Sheffield is renowned for the way it has shaped British industry over the past 300 years. While the mines and foundries may no longer be the driving economic force they once were, one manufacturer – Gripple – has set-up shop in the city and generated a fixings empire reaching as far as Australia.
Gripple was founded by former wire salesman, Hugh Facey, in the 1980s after discussing the woes of connecting fencing with a frustrated farmer on a Welsh hillside. Setting his mind to finding an easier, safer and more efficient way of joining two wires together, the concept for the first Gripple wire fastener was born.
Fast forward 30 years and Gripple now has three sites in Sheffield, and sells products to agriculture, viticulture and construction markets around
“We’ve now manufactured over 500 million Gripple fasteners, all using production equipment we have designed and manufactured ourselves in house,” begins Tim Barker, engineering site leader for Gripple’s Old West Gun Works site. “This is no mean feat, and to keep pace with demand, we employ a robust planned maintenance strategy for all of our production equipment, to ensure it is able to maintain its maximum operational capacity.”
Parts washing forms a fundamental part of the company’s maintenance plans. Yet, up until four years ago, like many manufacturers and machine shops up and down the country, Barker and his team relied on hydrocarbon-based solvents and aerosol cans to clean and degrease the parts. This meant the team was exposed to some quite harmful cleaning products, simply because that was the only real way of getting the job done.
“Sustainability is a massive part of the Gripple ethos, and where possible we look to keep our impact on the environment to an absolute minimum,” says Barker. “For example, one of our sites is located next to the River Don, which has undergone massive ecological regeneration in recent years. It used to be a dead river 25 years ago, but now there are guys fly-fishing there; the kingfishers are back and it’s an abundance of life, and that’s how it should stay. As such, we have to be extremely careful when it comes to waste removal, and it was one of the key drivers for revaluating our parts washing processes four years ago.”
With a view to eliminating any potentially environmentally-harmful chemicals from its parts washing processes, Barker and the Gripple team turned to Safe Solvents in 2015. Following an initial trial of the company’s Typhoon parts-washing system, he quickly realised the huge impact it could have; not only in improving the company’s environmental credentials, but in eliminating maintenance technicians’ exposure to the health and safety risks often associated with hydrocarbon-based cleaning solvents.
“When we first brought Safe Solvents in, I so impressed by the system – how easy it was to operate, and how switched-on the guys were – that I immediately rolled it out across the other sites,” says Barker. “The Typhoon system means all parts washing is done in a controlled, safe and environmentally-friendly way, rather than just sticking parts in a bowl or sink and using aerosol-propelled solvents.”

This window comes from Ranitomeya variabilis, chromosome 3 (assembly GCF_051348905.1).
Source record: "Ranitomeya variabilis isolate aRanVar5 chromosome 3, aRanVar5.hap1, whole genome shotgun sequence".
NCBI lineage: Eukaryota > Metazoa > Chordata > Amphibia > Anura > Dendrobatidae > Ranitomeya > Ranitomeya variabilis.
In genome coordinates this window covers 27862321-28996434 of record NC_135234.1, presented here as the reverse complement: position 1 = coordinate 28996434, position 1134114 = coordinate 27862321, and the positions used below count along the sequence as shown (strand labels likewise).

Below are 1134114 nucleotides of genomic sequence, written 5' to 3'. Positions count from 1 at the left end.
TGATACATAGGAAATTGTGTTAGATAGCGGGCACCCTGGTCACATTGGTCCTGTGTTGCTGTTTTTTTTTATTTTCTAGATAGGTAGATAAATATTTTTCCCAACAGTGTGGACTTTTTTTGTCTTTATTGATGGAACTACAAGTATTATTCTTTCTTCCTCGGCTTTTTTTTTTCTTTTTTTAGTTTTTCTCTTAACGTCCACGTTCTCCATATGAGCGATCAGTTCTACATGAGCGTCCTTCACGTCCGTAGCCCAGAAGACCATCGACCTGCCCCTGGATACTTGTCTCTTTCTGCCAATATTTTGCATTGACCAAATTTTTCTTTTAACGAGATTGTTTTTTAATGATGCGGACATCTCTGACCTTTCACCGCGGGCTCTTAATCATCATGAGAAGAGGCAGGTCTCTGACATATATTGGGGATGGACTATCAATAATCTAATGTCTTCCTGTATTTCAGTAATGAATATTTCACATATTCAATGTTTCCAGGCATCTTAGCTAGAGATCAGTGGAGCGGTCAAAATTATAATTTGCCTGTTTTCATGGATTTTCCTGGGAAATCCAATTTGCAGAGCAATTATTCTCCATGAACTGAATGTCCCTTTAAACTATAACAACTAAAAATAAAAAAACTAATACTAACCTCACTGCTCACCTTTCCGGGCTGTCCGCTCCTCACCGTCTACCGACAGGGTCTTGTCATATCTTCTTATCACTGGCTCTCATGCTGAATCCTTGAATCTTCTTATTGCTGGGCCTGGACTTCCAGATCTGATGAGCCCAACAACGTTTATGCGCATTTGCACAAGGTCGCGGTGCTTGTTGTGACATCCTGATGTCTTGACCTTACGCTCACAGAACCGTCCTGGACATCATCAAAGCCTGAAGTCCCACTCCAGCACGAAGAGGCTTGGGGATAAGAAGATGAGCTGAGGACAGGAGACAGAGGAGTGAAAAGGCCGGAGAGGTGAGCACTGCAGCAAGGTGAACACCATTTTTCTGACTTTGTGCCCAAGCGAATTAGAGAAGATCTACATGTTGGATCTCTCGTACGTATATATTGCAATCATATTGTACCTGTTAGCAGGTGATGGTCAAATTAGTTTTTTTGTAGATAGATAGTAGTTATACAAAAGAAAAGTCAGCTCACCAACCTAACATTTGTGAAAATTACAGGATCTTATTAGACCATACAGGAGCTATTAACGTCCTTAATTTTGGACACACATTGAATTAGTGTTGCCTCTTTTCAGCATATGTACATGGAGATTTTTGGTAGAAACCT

The Typhoon system is a modern take on an old sink-on-drum manual parts-washing machine. It provides a trio of cleaning options: tap, flow-through cleaning brush, and soaking tank, as well as trays and working areas to scrub or soak both small and large components. What really sets the offering apart from other solutions however, is the cleaning fluid.
Safe Solvent’s Advanced Parts Wash Fluid (APWF) is a water-based degreaser for general parts. Comparable with standard hydrocarbon-based solvents, it gets to work quickly on cutting through grime and includes a built-in rust inhibitor which acts as a protective barrier for most metals. Crucially, the degreaser works at ambient temperature, meaning there is no need to heat the fluid during the wash process; and it is both non-flammable and non-carcinogenic.
Says Barker: “Compared to the traditional methods we used in the past, making the switch to a modern, greener and safer cleaning solution was a no-brainer. You really can’t compare the cost, there’s a massive saving compared with aerosol-based solvents. Also, the health and safety impact is huge. In the past, all the propellants we used came with a huge stack of COSHH listings, whereas the Typhoon system is the polar opposite.
“The rust inhibitors are great from a maintenance perspective, too,” he continues. “They help prevent oxidisation forming on the surface of materials, as if a part is not fully clean it can be quite difficult to spot a surface defect or fault which could in turn impact production once that part is refitted within a machine.”
As well as helping to de-risk Gripple’s maintenance programmes, up to 80% of Safe Solvent’s cleaning fluid can be recycled as a traffic film remover.
“Once we’ve used the fluid and it’s been recycled, any excess is offered to the team to be used as a cleaning product for their own garages at home,” explains Barker. “It’s great for cleaning car alloys. From my perspective, it’s fantastic to be able to recycle the fluid, but I’m also confident in the knowledge that I’m not sending anything out there that is harmful to the environment.”
He concludes: “Ultimately, making the switch to Safe Solvents’ parts-washing system has been a huge tick in our environmental box. I know that any fluid spillages are safe and will do no damage to our employees or the environment. They’re a company I want to grow with us, so that when we introduce new ways of manufacturing parts, they can help us do so in a safer, easier and ultimately better way.”
For further information www.safesolvents.co.uk